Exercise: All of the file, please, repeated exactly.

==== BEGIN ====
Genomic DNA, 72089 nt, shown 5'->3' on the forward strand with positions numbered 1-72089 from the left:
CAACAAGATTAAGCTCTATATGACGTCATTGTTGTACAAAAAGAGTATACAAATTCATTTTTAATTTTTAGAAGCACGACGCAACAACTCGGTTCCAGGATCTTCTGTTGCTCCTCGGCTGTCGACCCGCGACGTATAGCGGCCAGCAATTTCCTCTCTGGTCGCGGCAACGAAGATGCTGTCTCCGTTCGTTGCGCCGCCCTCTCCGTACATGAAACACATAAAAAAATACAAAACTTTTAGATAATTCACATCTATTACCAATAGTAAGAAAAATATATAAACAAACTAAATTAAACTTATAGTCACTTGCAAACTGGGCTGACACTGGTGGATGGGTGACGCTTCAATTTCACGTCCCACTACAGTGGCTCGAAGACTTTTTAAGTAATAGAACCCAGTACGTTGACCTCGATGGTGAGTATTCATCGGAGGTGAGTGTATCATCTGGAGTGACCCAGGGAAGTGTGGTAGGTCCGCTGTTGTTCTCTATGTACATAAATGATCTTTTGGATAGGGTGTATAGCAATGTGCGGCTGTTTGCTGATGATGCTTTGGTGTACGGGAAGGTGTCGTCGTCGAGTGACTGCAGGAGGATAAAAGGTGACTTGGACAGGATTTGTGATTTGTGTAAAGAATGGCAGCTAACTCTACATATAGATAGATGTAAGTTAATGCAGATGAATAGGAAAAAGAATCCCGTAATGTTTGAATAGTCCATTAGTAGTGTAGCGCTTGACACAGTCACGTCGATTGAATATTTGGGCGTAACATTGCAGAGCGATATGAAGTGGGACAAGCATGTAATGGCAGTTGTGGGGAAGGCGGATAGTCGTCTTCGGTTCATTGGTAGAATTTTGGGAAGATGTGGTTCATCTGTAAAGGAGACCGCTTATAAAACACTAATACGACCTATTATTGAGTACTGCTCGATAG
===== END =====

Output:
Genomic DNA, 72089 nt, shown 5'->3' on the forward strand with positions numbered 1-72089 from the left:
CAACAAGATTAAGCTCTATATGACGTCATTGTTGTACAAAAAGAGTATACAAATTCATTTTTAATTTTTAGAAGCACGACGCAACAACTCGGTTCCAGGATCTTCTGTTGCTCCTCGGCTGTCGACCCGCGACGTATAGCGGCCAGCAATTTCCTCTCTGGTCGCGGCAACGAAGATGCTGTCTCCGTTCGTTGCGCCGCCCTCTCCGTACATGAAACACATAAAAAAATACAAAACTTTTAGATAATTCACATCTATTACCAATAGTAAGAAAAATATATAAACAAACTAAATTAAACTTATAGTCACTTGCAAACTGGGCTGACACTGGTGGATGGGTGACGCTTCAATTTCACGTCCCACTACAGTGGCTCGAAGACTTTTTAAGTAATAGAACCCAGTACGTTGACCTCGATGGTGAGTATTCATCGGAGGTGAGTGTATCATCTGGAGTGACCCAGGGAAGTGTGGTAGGTCCGCTGTTGTTCTCTATGTACATAAATGATCTTTTGGATAGGGTGTATAGCAATGTGCGGCTGTTTGCTGATGATGCTTTGGTGTACGGGAAGGTGTCGTCGTCGAGTGACTGCAGGAGGATAAAAGGTGACTTGGACAGGATTTGTGATTTGTGTAAAGAATGGCAGCTAACTCTACATATAGATAGATGTAAGTTAATGCAGATGAATAGGAAAAAGAATCCCGTAATGTTTGAATAGTCCATTAGTAGTGTAGCGCTTGACACAGTCACGTCGATTGAATATTTGGGCGTAACATTGCAGAGCGATATGAAGTGGGACAAGCATGTAATGGCAGTTGTGGGGAAGGCGGATAGTCGTCTTCGGTTCATTGGTAGAATTTTGGGAAGATGTGGTTCATCTGTAAAGGAGACCGCTTATAAAACACTAATACGACCTATTATTGAGTACTGCTCGATAG